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Hyundai iLoad van video review

Hyundai’s iLoad van is making serious in-roads into the ‘final mile’ pick-up and delivery market. Gary Worrall took one for a drive to see just how good they are.

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Hyundai’s solution to the growing demand for light-duty deliveries is the long wheelbase iLoad van, the cargo version of its iMax people mover, available in either three- or five-seat configuration.

The five-seater is an interesting option, allowing a work team to travel in a single vehicle while still carrying tools for pallet repacks or other urgent tasks.

The focus of this test though is the three-seat delivery van, rated for a 1-tonne payload with the capability to take a decent cubic load if required.

Thankfully the day of the slab-fronted van is long gone. Instead the design is semi-bonneted, providing a degree of protection in a frontal impact as well as creating an aerodynamic nose to improve fuel economy.

Hyundai has a long tradition of using free-form reflectors in the headlights, allowing designers to create a unique look, with deep, highly effective, headlamps that follow the lines of the front guard almost to the A-pillar.

The front bar is deep, stretching down from the bottom of the headlights; again the design is dual purpose, providing a ‘chin’ for the van’s face, as well as being a pedestrian-friendly deformable structure in a low-speed crash.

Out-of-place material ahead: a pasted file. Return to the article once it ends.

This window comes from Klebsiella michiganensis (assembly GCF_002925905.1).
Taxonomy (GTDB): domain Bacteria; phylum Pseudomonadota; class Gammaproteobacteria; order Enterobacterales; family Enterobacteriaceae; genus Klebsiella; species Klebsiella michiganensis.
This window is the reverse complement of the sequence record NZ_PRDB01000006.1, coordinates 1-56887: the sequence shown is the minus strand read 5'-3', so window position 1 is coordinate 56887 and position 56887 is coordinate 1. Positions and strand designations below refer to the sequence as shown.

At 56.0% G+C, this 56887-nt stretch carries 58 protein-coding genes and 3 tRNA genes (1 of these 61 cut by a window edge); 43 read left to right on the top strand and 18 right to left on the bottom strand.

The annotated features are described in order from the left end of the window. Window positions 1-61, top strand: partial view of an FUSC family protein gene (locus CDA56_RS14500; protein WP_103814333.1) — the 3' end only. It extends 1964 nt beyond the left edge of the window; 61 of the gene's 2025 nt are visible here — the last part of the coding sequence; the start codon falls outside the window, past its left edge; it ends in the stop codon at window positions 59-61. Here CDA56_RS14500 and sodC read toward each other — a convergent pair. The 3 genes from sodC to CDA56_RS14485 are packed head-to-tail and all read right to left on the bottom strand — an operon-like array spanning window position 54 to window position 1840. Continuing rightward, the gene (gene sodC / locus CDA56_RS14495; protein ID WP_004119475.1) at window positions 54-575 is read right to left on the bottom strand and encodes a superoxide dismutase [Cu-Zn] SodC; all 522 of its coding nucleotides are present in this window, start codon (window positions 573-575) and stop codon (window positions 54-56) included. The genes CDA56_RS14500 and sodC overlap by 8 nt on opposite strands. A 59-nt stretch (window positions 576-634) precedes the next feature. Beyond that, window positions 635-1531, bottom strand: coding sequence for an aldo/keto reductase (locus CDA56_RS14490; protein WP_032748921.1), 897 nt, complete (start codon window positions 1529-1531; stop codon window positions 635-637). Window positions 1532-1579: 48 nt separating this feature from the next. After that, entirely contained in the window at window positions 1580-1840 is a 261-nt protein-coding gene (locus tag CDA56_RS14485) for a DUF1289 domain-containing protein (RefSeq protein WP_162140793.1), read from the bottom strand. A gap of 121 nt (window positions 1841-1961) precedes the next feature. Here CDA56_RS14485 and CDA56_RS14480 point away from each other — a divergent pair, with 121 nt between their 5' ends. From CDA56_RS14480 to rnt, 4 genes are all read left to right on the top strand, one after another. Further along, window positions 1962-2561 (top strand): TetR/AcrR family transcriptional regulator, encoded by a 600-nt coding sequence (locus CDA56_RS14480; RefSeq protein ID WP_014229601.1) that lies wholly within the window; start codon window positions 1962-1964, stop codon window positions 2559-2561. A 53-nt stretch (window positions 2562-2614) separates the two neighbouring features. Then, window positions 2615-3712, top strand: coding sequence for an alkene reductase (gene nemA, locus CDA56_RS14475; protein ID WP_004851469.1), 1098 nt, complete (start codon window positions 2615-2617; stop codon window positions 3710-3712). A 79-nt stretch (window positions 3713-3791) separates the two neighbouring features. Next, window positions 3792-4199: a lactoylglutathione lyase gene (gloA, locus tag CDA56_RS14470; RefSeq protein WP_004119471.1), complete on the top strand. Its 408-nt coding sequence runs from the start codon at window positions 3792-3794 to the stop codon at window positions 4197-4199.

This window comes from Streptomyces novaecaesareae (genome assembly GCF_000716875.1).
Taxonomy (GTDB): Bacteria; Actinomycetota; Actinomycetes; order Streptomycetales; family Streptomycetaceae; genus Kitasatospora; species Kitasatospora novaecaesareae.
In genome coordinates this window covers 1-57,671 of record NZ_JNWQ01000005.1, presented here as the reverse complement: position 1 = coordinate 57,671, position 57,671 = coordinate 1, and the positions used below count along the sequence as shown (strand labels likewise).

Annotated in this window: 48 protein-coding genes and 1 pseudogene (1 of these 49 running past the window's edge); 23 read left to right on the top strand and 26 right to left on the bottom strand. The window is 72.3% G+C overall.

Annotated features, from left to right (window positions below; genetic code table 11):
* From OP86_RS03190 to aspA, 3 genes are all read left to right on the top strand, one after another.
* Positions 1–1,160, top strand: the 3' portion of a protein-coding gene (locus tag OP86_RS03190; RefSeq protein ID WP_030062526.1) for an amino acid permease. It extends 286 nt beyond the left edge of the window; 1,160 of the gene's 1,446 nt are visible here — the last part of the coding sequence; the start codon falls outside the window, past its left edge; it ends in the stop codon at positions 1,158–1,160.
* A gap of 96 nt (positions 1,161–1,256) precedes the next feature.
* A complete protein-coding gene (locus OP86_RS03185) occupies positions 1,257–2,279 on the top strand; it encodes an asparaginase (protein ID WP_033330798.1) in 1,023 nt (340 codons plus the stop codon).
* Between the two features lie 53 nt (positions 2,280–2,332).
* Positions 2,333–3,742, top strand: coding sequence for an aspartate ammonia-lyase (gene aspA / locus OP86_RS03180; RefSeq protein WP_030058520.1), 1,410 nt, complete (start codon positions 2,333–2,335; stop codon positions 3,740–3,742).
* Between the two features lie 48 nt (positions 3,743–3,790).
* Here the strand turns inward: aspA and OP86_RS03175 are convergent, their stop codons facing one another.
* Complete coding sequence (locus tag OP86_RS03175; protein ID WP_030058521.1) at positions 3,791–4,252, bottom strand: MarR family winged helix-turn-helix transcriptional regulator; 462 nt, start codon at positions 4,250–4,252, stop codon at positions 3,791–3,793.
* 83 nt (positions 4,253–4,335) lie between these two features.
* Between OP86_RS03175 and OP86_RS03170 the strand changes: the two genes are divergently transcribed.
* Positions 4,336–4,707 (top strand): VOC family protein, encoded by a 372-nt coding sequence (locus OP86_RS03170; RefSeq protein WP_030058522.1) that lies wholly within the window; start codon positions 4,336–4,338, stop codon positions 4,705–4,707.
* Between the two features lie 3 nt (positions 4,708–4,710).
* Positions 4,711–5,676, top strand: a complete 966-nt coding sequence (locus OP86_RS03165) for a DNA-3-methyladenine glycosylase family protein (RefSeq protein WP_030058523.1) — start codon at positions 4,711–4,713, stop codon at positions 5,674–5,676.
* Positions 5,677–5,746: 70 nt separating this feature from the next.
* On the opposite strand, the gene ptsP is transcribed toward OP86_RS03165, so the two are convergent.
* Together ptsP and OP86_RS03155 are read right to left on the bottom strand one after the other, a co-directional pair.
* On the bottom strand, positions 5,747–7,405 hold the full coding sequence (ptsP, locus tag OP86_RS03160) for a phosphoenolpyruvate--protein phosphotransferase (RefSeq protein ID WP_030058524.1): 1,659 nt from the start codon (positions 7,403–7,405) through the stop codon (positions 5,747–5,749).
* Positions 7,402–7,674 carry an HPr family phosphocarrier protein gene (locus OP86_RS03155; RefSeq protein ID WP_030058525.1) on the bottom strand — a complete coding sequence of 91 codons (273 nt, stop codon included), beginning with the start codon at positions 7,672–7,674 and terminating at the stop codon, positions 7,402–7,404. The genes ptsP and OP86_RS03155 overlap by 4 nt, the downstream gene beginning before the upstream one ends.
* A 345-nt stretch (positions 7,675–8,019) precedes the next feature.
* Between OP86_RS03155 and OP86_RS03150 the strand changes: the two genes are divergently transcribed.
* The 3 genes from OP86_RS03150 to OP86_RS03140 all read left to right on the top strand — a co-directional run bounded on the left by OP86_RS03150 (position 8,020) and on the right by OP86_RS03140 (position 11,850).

To meet the demands of a large capacity cargo area, the iLoad has tall straight sides. Unfortunately, this creates one problem, the body is susceptible to cross winds. Even with a heavy load on board, the driver will notice plenty of straightline body roll.

The ride height is made even taller by Hyundai’s choice of tyres and rims, in this case a 16-inch rim wearing 70 Series tyres. Not only do they make the van sit up straight but provide a layer of cushioning from road shock.

This is a clever move by the designers. The tyres contribute to the load carrying capability of the van while allowing the suspension to be set stiffer than if it was working independently, which in turn improves the road holding and handling.

There is minimal wind noise around the A-pillars and oversize door mirrors, proof the design team is serious about creating a pleasant work environment.

The front doors are large with a wide opening, accessed via two tall steps, necessary thanks to the high ride height which offers plenty of ground clearance but also contributes a high centre of gravity, exacerbating body roll.

While most operators will choose white, one advantage to sharing its structure with the passenger range is a wide selection of body colours, helping the iLoad stand out from the pack.

Externally, the panel fit is excellent; the gaps are minimal and even across the body, another factor contributing to the comfortable ride as there are no draughts or extraneous noises entering the cockpit.